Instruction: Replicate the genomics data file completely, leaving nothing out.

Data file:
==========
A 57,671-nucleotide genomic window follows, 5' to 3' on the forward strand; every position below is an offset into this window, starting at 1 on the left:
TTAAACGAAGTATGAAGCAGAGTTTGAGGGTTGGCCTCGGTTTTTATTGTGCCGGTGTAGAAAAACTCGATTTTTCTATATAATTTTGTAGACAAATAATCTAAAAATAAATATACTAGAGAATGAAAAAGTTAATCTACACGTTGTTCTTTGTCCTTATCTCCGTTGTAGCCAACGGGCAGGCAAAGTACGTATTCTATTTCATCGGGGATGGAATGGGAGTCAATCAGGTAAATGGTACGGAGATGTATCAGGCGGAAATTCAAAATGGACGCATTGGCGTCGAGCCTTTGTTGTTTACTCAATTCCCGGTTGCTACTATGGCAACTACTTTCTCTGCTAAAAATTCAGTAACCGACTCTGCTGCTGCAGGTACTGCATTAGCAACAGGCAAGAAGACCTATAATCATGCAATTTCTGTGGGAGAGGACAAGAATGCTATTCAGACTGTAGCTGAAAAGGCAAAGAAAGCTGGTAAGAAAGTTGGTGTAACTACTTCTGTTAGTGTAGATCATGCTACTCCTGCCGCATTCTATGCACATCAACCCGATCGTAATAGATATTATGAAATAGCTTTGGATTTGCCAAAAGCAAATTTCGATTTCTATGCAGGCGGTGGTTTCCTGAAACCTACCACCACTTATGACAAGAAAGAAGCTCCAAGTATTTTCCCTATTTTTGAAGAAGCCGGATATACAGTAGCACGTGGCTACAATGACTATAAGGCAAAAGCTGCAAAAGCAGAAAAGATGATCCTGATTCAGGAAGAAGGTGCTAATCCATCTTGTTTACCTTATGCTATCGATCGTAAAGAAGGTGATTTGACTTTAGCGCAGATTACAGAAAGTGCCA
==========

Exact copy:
A 57,671-nucleotide genomic window follows, 5' to 3' on the forward strand; every position below is an offset into this window, starting at 1 on the left:
TTAAACGAAGTATGAAGCAGAGTTTGAGGGTTGGCCTCGGTTTTTATTGTGCCGGTGTAGAAAAACTCGATTTTTCTATATAATTTTGTAGACAAATAATCTAAAAATAAATATACTAGAGAATGAAAAAGTTAATCTACACGTTGTTCTTTGTCCTTATCTCCGTTGTAGCCAACGGGCAGGCAAAGTACGTATTCTATTTCATCGGGGATGGAATGGGAGTCAATCAGGTAAATGGTACGGAGATGTATCAGGCGGAAATTCAAAATGGACGCATTGGCGTCGAGCCTTTGTTGTTTACTCAATTCCCGGTTGCTACTATGGCAACTACTTTCTCTGCTAAAAATTCAGTAACCGACTCTGCTGCTGCAGGTACTGCATTAGCAACAGGCAAGAAGACCTATAATCATGCAATTTCTGTGGGAGAGGACAAGAATGCTATTCAGACTGTAGCTGAAAAGGCAAAGAAAGCTGGTAAGAAAGTTGGTGTAACTACTTCTGTTAGTGTAGATCATGCTACTCCTGCCGCATTCTATGCACATCAACCCGATCGTAATAGATATTATGAAATAGCTTTGGATTTGCCAAAAGCAAATTTCGATTTCTATGCAGGCGGTGGTTTCCTGAAACCTACCACCACTTATGACAAGAAAGAAGCTCCAAGTATTTTCCCTATTTTTGAAGAAGCCGGATATACAGTAGCACGTGGCTACAATGACTATAAGGCAAAAGCTGCAAAAGCAGAAAAGATGATCCTGATTCAGGAAGAAGGTGCTAATCCATCTTGTTTACCTTATGCTATCGATCGTAAAGAAGGTGATTTGACTTTAGCGCAGATTACAGAAAGTGCCA